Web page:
Research Projects

Mapping Protein-Protein Interactions Networks for Peptide Recognition Modules


Raffi Tonikian, Xiaofeng Xin


Protein-protein interactions are of vital importance to the cell as they mediate the assembly of biological complexes and pathways. The fidelity of these interactions in a spatially and temporally controlled fashion is an underlying feature of cellular life; consequently, aberrant interactions often result in abnormal cellular behaviour and disease. An ever-increasing body of data suggests that regulatory proteins are constructed in a modular fashion, with the reiterative and combinatorial use of discrete protein interaction domains. A large subfamily of protein interaction domains is comprised of peptide recognition modules [Pawson and Nash, Science 300: 445-452 (2003)], which are small (50-150 amino acids), independently folding domains that bind linear peptides.

Complete genome sequences have revealed a multitude of these domains, conserved throughout evolution. However, a significant challenge is to generate accurate protein interaction maps linking every peptide recognition module to its binding ligands. The aim of our research project is to define protein interaction networks for metazoan peptide recognition modules, namely for C. elegans SH3 and PDZ domains.

To accomplish this, we are utilizing an integrative approach by combining computational prediction of interactions from phage display ligand consensus sequences with large-scale yeast two-hybrid screening. Phage display [Sidu et al., Curr Opin Chem Biol 7:97-102 (2003)] is a powerful technology for rapidly screening a library of polypeptides that bind to target molecules of interest. The technique takes advantage of the fact that peptides can be displayed on the surfaces of filamentous bacteriophage particles as fusions to the major coat protein. Two-hybrid screening [Fields FEBS J 272: 5391-5399 (2005)] is a molecular biology technique used to discover protein-protein interactions and, with the cloning of the complete orfeome set of genes into the approapriate two-hybrid vectors, it can be applied systematically on a proteome scale [Uetz et al., Nature 403:623-627 (2000); Armstrong et al., Science 303: 540-543 (2004)].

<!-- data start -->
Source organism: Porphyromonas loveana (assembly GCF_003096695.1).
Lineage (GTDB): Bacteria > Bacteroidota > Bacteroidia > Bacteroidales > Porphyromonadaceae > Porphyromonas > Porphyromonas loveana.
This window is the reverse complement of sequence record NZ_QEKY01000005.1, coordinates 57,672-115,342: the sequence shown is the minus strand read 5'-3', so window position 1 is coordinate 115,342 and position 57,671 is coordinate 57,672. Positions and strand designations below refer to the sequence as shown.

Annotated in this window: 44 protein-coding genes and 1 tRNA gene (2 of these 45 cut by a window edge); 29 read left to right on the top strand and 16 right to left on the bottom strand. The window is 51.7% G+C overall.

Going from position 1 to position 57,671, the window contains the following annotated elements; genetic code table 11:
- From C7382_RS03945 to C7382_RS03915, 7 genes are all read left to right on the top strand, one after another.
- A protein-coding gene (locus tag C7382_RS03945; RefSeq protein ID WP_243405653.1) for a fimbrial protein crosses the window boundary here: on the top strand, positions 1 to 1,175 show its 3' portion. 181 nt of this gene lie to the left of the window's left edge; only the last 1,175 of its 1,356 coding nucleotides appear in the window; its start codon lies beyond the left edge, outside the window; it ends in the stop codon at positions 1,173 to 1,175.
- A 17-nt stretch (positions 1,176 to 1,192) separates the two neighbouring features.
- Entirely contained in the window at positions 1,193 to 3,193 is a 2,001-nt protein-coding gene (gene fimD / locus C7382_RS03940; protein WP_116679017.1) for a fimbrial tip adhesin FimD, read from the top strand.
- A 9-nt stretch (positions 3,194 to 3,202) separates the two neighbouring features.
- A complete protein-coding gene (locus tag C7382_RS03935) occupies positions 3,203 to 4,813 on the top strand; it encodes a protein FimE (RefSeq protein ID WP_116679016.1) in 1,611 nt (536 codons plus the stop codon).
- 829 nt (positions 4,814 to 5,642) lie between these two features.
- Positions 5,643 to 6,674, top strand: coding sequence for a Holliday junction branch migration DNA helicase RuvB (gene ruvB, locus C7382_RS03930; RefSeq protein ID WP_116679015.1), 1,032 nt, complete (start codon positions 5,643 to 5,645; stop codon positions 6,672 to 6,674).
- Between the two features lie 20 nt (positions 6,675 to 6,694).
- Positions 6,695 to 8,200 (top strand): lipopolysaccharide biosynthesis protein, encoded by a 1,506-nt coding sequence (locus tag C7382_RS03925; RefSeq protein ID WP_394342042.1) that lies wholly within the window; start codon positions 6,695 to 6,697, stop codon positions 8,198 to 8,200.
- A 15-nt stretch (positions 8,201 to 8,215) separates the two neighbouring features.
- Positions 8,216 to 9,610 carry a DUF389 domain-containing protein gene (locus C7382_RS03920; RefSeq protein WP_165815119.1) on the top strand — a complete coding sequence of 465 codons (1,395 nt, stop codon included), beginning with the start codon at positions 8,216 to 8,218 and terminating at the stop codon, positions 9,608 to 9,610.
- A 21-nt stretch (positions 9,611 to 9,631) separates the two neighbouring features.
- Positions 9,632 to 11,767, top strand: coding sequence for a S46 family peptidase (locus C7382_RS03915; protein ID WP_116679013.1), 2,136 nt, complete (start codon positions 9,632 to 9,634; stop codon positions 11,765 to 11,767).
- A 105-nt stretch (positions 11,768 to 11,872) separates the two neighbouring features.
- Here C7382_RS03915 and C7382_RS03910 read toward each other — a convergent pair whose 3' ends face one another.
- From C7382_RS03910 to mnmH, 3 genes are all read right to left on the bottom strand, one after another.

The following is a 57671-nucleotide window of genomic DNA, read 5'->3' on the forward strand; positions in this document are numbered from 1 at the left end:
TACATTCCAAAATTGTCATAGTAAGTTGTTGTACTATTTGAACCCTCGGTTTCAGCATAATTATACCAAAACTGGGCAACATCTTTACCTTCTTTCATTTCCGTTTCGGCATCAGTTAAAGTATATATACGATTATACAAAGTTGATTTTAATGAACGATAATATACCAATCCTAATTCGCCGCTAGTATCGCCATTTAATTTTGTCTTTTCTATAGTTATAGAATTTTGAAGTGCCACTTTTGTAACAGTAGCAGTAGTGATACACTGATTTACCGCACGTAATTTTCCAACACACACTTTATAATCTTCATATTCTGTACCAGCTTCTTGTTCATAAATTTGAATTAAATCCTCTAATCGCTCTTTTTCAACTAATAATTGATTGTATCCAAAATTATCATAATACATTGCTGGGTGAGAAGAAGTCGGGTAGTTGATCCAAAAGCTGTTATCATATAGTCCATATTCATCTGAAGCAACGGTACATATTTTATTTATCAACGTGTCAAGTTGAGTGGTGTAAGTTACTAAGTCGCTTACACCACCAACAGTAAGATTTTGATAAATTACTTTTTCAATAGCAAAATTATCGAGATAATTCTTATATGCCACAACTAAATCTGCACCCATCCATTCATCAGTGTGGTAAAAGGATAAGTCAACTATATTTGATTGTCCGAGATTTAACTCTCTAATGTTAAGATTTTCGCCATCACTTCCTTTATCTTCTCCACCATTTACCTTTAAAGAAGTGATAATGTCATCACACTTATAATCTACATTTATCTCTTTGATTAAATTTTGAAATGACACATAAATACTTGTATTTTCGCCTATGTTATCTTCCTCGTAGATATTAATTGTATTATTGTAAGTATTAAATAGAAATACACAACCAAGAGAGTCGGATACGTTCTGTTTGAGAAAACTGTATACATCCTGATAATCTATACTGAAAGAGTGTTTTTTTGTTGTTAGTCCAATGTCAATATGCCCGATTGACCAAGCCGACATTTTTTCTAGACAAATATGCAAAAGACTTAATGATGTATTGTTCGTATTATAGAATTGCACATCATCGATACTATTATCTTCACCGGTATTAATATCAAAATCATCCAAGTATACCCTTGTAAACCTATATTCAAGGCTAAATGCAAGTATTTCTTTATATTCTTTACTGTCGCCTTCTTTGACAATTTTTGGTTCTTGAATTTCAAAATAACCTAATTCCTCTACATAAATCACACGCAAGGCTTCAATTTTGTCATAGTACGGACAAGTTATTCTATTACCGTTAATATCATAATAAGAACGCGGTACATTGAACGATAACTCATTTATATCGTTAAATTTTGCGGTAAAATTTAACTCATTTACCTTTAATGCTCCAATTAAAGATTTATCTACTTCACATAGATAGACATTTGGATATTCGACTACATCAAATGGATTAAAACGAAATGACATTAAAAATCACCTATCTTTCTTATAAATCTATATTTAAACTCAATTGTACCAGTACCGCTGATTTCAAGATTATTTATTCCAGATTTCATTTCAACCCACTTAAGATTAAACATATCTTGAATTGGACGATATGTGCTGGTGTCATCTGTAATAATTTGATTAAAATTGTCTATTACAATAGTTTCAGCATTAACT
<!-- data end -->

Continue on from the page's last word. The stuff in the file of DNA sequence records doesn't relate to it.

Phage Display SH3 Network

Two Hybrid SH3 Network

Overlap SH3 Network

Figure 11

To generate an accurate protein interaction network, devoid of false positives, we will determine the intersection between the two independent networks generated by yeast two-hybrid and phage display [Tong et al., Science 295: 321-324 (2002)] (Fig.11). Because of the prominent role of protein interaction domains in regulatory proteins, the high-quality interaction network generated will outline pathways involved in critical cellular events such as the cell cycle, gene expression and signal transduction. Our findings will aid in the understanding of biological processes mediated by regulatory proteins in a developing, multi-cellular organism. These results may ultimately contribute to the development of more effective therapeutics through the targeted disruption of aberrant interactions by small-molecule inhibitors or other synthetic molecules.

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This page was last updated on Thursday, 25 November, 2010 2:44 PM